As I sat, enduring church as usual, I thought to myself how inevitable inactivity was for me and how I will be perfectly happy never ever setting foot in a church again and marrying a Catholic girl and living in peace by myself. I knew I was wasting my time here … I really should go home if I no longer believe; no one would have anything to say and besides, it would relieve me of a lot of responsibility. I would no longer be a “returned missionary” and thus assumed to be firm in the faith, but rather a screw-up guy who came home early. I’d never have to have a calling or even be active and mom and dad would get that resigned face and say, “Well, there’s nothing more we can do.” I was content and tranquil and even thought I’d wait until I had just one month left and then go home, just to prove I could stick it out but chose not to… There is no shame in not believing. But a little later in Sunday School…they said something about two laws that were before the creation of the earth are in effect now and for all eternity. And I got to thinking about eternity and how I wanted to be with my girlfriend forever and not just for a couple years till I kick the bucket. And this is the only church that offers me that. To get that, do I have to put up with all the BS and crap and meetings and endure all this torture? I have a halfway belief which is logically impossible… I don’t want to do all this church stuff now, let alone for the rest of my life. Yet at the same time I don’t want to be ripped apart from those I love and be alone in hell for all eternity. Is it really dependent on obedience to this arbitrariness? I can’t believe that. I mean, I believe a lot of church priniciples, just not the church… If I’m inactive, I won’t drink, smoke or poke, but I also won’t conform to this police state of deluded happiness of brainwashed closemindedness. I need to figure all this crap out… I know that when I’m sick and in unbearable pain, the first thing I do is pray and magically reacquire faith in God. From primal necessity. It must turn His stomach. I know someday I will need Him, so how hypocritical and false can I be by rejecting Him now? But am I? I just don’t believe what we’re doing is “his way” as everyone pompously proclaims it. I see only confusion and hypocrisy and fallacy and clumsy blundering and pompous posturing and it all turns my stomach…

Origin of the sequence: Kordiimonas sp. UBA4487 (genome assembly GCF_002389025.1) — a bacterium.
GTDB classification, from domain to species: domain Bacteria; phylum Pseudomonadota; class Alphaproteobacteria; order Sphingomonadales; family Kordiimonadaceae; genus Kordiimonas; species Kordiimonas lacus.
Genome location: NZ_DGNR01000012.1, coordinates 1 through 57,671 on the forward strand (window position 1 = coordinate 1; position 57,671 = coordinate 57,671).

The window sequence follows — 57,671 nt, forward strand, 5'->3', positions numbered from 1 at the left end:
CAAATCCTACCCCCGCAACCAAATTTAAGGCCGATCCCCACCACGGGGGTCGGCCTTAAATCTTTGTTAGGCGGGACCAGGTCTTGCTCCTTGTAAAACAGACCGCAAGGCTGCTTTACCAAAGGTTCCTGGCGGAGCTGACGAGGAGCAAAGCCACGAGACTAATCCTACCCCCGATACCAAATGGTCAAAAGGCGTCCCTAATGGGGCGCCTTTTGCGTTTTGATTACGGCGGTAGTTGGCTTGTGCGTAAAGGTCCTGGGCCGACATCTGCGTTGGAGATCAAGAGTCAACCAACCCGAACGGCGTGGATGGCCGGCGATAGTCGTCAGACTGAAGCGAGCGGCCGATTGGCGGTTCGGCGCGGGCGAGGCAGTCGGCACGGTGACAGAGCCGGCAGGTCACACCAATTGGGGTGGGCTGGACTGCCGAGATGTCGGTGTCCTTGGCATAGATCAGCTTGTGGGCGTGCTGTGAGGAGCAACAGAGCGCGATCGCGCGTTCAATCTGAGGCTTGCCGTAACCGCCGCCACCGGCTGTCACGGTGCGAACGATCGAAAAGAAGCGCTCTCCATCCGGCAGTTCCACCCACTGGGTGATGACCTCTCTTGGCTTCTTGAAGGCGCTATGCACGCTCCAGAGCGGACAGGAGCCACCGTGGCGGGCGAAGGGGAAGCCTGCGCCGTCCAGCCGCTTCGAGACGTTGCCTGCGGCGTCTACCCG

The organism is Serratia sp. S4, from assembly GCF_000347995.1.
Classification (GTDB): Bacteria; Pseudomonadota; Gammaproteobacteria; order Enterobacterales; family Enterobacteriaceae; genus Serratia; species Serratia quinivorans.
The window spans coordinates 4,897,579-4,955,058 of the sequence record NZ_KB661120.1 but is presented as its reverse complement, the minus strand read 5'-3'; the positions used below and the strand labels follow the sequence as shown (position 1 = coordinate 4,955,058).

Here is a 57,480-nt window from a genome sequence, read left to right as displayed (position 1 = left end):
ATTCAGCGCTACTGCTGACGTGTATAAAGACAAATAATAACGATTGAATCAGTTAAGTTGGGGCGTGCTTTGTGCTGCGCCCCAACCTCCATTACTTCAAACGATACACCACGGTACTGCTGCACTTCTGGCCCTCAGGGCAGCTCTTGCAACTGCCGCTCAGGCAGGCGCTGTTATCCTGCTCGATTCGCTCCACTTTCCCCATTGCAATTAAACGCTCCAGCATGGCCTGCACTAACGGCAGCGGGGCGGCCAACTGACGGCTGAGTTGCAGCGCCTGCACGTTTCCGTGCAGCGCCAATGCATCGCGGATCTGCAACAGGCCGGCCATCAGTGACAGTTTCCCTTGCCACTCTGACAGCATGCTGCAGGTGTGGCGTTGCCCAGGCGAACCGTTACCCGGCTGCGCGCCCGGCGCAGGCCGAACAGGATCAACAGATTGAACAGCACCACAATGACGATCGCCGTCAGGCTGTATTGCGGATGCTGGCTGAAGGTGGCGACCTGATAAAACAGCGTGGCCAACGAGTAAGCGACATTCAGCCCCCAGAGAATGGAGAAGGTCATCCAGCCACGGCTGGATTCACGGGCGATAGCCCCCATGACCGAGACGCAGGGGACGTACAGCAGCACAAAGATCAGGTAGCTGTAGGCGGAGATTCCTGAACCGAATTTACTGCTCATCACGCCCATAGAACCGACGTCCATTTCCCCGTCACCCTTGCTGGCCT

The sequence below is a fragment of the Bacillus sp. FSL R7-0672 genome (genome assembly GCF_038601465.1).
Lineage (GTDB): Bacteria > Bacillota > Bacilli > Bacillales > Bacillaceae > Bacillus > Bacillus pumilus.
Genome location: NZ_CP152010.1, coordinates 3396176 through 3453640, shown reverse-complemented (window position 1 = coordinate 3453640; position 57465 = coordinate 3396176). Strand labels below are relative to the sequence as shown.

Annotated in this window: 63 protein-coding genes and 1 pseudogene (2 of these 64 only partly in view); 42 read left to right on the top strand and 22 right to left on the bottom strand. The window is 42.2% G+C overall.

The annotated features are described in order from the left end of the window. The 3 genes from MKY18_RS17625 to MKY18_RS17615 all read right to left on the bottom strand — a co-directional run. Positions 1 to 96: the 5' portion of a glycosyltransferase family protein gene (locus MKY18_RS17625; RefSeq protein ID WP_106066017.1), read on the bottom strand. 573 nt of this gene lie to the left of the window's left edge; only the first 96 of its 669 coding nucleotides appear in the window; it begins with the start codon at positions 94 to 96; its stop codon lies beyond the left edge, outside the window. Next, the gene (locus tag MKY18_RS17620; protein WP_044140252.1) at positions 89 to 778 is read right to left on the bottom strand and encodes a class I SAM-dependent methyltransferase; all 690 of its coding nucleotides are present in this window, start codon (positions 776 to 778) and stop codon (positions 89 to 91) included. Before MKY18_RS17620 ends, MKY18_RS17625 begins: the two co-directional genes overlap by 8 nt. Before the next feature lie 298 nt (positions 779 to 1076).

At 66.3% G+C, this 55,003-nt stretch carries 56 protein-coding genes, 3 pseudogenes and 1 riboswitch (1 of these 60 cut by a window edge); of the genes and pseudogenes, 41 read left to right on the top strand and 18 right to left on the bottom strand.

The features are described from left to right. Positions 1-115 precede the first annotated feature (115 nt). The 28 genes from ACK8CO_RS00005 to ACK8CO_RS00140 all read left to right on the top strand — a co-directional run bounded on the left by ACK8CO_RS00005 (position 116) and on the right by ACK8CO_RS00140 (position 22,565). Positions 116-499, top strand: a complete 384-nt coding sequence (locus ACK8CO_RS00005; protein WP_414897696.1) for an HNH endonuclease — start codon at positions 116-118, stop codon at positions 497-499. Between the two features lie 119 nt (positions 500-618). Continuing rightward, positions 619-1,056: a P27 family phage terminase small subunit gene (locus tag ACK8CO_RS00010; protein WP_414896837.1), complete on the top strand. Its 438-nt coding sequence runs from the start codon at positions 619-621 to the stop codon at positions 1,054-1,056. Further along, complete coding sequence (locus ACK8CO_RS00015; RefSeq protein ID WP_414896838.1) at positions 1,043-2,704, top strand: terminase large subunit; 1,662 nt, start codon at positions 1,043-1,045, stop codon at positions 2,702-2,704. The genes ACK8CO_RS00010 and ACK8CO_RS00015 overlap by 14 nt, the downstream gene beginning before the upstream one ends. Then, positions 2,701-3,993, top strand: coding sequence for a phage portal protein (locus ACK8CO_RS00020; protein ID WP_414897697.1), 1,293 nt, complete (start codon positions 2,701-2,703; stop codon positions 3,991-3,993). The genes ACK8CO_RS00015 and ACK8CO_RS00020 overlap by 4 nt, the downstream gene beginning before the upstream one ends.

Wow, what a fun guy to be with, no? Anyway, I did get married to a non-member and I only attended church about 5 or 6 more times in my life. It’s surprising to me that I had almost thought my way out and then the “families can be forever” stuff dragged me back in. 

On to the next excerpt! I was terrible with money on the mission. We only got $120 a month to live on, which had to cover transportation, laundry, and food. I drank entirely too much Coca-Cola, and so by the end of the month, I was just scraping by. This area was even worse for me because it was fairly close to downtown Buenos Aires and we had a Burger King in our area. Whoppers only cost $1.50, but that’s not such a great deal if you eat more than one. Bear in mind that all the elders and me are rail-thin; we’re not allowed to eat dinner so lunch is our only substantive meal of the day. Also, this week we had two visiting elders sharing our area with us, which meant half the time we didn’t get lunch with a member. This really put a strain on my finances. That and my terrible spending habits. Watch Ned come perilously close to financial ruin:

4 April 1998

…we went to Burger King and bought 7 Whoppers. I ate three of them and Leon four…I spent $2.60 just on bus fare today, plus Burger King, plus the $5 Depeche Mode tape = I am broke…

6 April 1998

…We walked to Burger King and got lunch. I ate four Whoppers and we had to leave again. Still nothing so we ate some ice cream. I got a half-kilo. A good day food-wise but rather miserable otherwise…

7 April 1998

…it appears that I can’t even do wash tomorrow as the Finance elder wasn’t there to cash my check, which means I’m screwed. I have enough money to get to District Meeting tomorrow and back. No more…

8 April 1998

The day was actually a good day for once. Of course, it was P-day, so what can you expect? … We just had the Breakfast of Champions and the egg toss and the egg nose roll which was so hard I didn’t even try it. We played a lot of soccer which was fun though I had limited success. Hansen soaked me in the waterballoon fight and so did Sister Johnson but it was fun. Elder Roman cracked an egg (left over from the egg toss) on Sister Toby in a rare display of badness. After we had finished eating the cakes that the sisters made, I overheard Sister Johnson offering Harris 5 bucks to smash two eggs on his head. “We have two eggs left and I didn’t get to get anyone,” she said. I had $1.35 on my person at this time so I eagerly volunteered. “I need the money!” I said. I’ll take 5 bucks for swallowing my pride any day.